It was probably inevitable that the inevitable sequel to How to Train Your Dragon (2010) would not measure up to the original, but this isn’t a simple case of sequelitis and diminishing returns. The fact is that the second half of the new film is as good as and possibly better than the original. And there are some very good moments in the earlier parts of the film, along with some serious miscalculations. The biggest problem is the double whammy of a movie that can’t be bothered to establish itself and one that has no discernible plot or structure for a very long time. It seems an impossibility, but How to Train Your Dragon 2 somehow manages be both frenetic and meandering at the same time. Yes, that’s a notable accomplishment, but it’s not what I’d call desirable.
The film opens with minimal explanation – obviously, you should have seen the first one (and remembered it for four years) – and maximum frenzy. A great deal of the swooping and soaring that assails the viewer right off the bat concerns the franchise’s screwy version of Quidditch. It is not, however, screwy enough – yeah, I know, nothing says funny like animated sheep – to get past the fact that it feels like the Harry Potter borrowing it is. But it’s less this sort of thing that, for me at least, drags this down a notch than it is the tendency to lack focus for much of the film’s earlier portions. While there were pieces of plot, I spent way too much of the movie waiting for a story to develop. My immediate temptation is to blame this on the absence of writer-director Dean DeBlois’ usual co-writer-director Chris Sanders. This is somewhat borne out by the fact that Sanders’ The Croods (2013) was free of this problem, but it still remains no more than an educated guess. It could as easily just be the film’s attempt to be bigger and more spectacular than its predecessor.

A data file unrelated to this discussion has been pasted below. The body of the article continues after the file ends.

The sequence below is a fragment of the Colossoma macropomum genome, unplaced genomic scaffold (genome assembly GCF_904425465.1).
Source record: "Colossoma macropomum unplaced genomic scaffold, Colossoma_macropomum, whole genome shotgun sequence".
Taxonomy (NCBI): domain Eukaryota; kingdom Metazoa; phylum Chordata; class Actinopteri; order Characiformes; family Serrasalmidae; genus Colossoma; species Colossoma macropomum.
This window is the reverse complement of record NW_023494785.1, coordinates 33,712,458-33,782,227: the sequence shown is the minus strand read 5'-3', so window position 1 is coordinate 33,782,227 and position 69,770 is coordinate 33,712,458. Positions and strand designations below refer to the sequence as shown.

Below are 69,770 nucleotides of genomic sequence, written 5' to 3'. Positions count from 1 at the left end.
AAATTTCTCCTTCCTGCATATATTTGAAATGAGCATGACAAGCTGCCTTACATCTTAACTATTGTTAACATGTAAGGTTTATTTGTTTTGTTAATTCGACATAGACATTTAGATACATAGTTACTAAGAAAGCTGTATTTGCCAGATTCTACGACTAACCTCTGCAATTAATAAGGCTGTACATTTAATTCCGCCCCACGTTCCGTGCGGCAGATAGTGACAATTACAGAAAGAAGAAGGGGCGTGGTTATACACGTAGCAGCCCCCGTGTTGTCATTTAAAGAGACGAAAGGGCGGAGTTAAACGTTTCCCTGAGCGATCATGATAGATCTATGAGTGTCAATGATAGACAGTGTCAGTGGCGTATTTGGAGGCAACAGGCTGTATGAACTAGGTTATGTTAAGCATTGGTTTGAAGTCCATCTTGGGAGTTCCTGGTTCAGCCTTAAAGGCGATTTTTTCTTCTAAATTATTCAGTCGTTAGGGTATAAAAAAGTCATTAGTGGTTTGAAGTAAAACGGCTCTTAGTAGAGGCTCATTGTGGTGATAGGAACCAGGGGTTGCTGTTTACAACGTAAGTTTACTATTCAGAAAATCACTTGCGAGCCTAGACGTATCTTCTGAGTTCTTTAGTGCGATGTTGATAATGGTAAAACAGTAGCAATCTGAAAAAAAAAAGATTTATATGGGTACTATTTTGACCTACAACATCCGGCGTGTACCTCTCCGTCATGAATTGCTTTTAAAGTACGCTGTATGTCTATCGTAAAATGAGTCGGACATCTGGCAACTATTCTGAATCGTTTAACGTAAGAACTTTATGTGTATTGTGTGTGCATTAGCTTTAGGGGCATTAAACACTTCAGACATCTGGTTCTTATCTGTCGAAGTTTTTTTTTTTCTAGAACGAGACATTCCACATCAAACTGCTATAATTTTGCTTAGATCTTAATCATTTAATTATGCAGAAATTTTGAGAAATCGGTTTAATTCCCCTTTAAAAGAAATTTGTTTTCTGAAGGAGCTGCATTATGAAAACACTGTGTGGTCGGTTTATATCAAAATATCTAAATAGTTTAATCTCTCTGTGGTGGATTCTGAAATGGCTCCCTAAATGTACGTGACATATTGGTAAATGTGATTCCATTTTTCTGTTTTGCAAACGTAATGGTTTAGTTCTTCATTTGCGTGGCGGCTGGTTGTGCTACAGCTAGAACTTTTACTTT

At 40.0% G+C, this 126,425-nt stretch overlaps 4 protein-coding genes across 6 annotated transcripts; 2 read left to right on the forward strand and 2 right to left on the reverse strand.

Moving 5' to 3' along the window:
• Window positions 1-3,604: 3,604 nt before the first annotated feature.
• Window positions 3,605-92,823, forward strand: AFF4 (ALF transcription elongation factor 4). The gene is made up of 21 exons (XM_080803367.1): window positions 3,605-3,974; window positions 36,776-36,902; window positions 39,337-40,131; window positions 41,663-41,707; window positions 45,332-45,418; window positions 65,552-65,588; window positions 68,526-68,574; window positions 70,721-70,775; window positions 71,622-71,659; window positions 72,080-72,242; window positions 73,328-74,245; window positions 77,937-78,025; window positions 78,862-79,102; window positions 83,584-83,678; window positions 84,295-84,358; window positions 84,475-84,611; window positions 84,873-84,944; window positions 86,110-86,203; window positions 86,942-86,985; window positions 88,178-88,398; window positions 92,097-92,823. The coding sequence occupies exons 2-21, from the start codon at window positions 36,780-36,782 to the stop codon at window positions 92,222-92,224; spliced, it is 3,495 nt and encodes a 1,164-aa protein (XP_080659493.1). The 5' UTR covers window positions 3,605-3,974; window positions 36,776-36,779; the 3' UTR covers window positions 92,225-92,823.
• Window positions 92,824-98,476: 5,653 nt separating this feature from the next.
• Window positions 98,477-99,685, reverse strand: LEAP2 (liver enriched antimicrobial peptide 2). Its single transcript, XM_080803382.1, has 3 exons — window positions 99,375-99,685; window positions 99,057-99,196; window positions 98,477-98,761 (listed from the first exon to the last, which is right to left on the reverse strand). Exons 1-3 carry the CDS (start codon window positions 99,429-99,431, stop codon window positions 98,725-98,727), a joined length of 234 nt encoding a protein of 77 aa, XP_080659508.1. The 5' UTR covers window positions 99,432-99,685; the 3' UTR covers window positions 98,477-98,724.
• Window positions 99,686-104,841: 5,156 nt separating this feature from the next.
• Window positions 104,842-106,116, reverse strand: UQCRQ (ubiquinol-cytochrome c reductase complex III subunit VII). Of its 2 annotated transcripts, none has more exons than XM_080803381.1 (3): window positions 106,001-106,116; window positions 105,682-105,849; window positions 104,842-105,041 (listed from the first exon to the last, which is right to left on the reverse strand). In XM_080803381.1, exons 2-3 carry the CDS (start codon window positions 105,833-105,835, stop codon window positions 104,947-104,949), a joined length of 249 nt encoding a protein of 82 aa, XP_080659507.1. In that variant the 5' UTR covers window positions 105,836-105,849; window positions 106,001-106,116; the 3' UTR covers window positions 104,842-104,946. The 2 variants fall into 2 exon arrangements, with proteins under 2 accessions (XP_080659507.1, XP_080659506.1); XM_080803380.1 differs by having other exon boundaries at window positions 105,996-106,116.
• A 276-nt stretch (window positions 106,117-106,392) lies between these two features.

Don’t get the idea that I’m writing off the film. By no means is that my intention. Once the film gets around to Hiccup (Jay Baruchel) finding his long-lost mother (Cate Blanchett), things become much more grounded and interesting. It is also here that it becomes more and more difficult to discuss the specifics of the movie, including a startlingly dark turn of events, without giving too much away. The emotional resonance of the film’s later sections are stronger than anything in the first film, and the sheer beauty of the imagery may just possibly qualify as the pinnacle of computer animation to date. There are still some peculiarities: The film’s showdown with the villainous Drago (Djimon Hounsou) is of such a nature that there is absolutely no reason for his amassed forces and minions. (I guess it looks cool.) And it’s worth noting that How to Train Your Dragon 2 is largely lacking in big laughs, settling instead for gentle amusement. However, the film played well to the audience full of kids I saw it with. They, in fact, stayed in their seats far better than many adult audiences I’ve watched movies with. Rated PG for adventure action and some mild rude humor.